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“Softcore sexploitation movies of the 1960s and ‘70s tend to be recognized for their overwhelmingly heterosexual orientation, from the first ‘nudie-cuties’ in the early ‘60s to the teen sex comedies of the late ‘70s that closed out the cycle. But for many years they explored alternatives to normative heterosexuality. Sexploitation films offered up a parade of predatory lesbians, bewildered bisexuals, lonely sidewalk cowboys, and others living on society’s sexual margins. Using images and film clips from movies such as Suburbia Confidential (1966), She-Man (1967), All the Way Down (1968), Therese and Isabelle (1968), The Meatrack (1970) and others, this presentation will offer an overview of the ways sexploitation movies dealt with sexual minorities from the mid-1960s through the early 1970s—a time when mainstream Hollywood was only beginning to gingerly approach the theme. While often framing queer identities as pathological, some films offered surprisingly sympathetic portrayals of individuals who, at the time, were forced to suppress their sexuality or live their lives in the shadows.” (Eric Schaefer)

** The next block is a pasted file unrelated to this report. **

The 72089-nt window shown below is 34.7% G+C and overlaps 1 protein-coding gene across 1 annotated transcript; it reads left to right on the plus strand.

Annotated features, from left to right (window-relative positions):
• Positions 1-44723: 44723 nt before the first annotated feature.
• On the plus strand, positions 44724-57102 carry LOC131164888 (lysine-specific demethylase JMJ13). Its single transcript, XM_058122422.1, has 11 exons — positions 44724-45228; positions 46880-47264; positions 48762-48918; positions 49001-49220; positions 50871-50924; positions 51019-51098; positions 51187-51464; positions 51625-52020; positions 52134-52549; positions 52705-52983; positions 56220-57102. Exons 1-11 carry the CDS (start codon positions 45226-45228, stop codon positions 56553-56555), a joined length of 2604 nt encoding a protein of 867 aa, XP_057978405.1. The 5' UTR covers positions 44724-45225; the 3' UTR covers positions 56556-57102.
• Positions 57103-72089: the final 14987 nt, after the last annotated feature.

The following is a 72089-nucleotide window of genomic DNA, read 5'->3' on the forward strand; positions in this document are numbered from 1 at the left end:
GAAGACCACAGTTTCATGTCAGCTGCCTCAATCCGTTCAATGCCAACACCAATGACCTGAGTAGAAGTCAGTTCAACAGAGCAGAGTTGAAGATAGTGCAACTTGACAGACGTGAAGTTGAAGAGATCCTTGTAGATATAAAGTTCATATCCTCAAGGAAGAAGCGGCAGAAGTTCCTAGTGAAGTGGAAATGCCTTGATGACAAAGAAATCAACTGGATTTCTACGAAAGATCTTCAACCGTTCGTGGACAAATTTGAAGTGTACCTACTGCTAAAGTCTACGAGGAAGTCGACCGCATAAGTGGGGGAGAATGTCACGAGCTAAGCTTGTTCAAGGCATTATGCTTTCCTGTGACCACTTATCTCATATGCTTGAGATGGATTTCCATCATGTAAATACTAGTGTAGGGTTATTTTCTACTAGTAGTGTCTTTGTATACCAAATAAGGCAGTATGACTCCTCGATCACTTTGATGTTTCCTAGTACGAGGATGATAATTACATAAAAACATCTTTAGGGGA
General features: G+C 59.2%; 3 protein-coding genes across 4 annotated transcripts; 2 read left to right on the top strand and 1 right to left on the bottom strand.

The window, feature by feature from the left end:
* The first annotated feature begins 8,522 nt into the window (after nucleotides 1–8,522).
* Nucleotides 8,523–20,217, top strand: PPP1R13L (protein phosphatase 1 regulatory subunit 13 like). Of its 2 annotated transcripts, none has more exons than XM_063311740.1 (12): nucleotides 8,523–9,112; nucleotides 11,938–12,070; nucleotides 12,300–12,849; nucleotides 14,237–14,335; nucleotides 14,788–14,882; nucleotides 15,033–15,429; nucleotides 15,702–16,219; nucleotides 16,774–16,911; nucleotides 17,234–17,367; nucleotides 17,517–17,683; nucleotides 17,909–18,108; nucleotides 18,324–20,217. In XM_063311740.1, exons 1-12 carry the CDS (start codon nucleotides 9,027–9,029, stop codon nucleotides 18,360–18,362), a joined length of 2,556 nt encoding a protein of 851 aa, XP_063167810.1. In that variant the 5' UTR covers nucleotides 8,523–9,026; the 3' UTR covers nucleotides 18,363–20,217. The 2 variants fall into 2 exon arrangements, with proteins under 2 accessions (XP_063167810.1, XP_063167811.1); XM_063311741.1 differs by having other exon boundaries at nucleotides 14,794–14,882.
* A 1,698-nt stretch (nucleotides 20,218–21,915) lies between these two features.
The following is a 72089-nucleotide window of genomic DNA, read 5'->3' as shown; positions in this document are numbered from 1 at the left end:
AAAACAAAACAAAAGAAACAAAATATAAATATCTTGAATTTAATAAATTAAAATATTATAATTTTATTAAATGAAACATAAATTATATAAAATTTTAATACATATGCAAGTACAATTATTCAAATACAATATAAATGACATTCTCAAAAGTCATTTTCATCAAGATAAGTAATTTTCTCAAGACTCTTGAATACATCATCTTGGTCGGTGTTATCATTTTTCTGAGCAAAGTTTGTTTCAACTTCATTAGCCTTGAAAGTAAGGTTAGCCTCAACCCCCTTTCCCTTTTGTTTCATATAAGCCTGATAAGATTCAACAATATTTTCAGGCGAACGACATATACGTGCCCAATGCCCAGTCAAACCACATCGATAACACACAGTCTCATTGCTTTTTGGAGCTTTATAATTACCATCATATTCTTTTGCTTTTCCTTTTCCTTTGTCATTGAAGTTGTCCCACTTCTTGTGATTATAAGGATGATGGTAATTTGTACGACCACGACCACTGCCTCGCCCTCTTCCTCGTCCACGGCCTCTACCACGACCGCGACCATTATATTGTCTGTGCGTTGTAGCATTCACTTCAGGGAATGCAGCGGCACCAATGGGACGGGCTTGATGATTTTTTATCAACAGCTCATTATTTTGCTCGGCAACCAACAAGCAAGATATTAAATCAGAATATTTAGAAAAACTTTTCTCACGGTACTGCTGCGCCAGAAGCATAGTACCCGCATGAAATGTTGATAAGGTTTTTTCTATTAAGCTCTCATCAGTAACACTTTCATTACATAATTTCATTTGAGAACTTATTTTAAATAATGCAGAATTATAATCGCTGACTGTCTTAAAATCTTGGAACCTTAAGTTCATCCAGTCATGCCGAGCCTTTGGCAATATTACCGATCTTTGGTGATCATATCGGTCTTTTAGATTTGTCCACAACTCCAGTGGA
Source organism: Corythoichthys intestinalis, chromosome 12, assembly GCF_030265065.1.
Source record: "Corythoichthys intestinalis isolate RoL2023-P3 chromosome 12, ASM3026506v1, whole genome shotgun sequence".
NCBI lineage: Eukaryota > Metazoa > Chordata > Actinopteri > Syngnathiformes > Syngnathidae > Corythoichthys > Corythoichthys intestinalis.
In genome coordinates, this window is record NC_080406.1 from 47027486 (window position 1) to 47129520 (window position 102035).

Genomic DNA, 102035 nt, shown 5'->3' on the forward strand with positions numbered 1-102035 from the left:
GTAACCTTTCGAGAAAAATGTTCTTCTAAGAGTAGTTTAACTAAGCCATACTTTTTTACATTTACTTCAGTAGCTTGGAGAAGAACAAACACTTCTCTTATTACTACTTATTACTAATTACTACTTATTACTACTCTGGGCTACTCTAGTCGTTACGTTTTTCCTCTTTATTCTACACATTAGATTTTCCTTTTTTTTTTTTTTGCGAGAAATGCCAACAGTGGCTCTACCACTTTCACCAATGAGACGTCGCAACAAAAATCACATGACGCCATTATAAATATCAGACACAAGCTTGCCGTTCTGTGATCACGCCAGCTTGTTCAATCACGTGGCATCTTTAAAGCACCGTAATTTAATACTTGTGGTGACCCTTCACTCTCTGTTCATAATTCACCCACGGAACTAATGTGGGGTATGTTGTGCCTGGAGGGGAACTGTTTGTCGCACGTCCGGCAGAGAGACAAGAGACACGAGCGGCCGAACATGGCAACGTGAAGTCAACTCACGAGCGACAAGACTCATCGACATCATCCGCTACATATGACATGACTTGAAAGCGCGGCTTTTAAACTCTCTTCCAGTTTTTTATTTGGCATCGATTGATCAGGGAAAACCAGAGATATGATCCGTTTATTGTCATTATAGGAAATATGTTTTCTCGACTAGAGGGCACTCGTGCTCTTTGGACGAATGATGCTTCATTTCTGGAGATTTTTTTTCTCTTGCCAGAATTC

Eric Schaefer is Associate Professor in the Department of Visual and Media Arts at Emerson College in Boston. He is the author of numerous articles on exploitation films as well as the book “Bold! Daring! Shocking! True!”: A History of Exploitation Films, 1919-1959 (Duke University Press). He is currently completing Massacre of Pleasure: A History of Sexploitation Films, 1960-1979.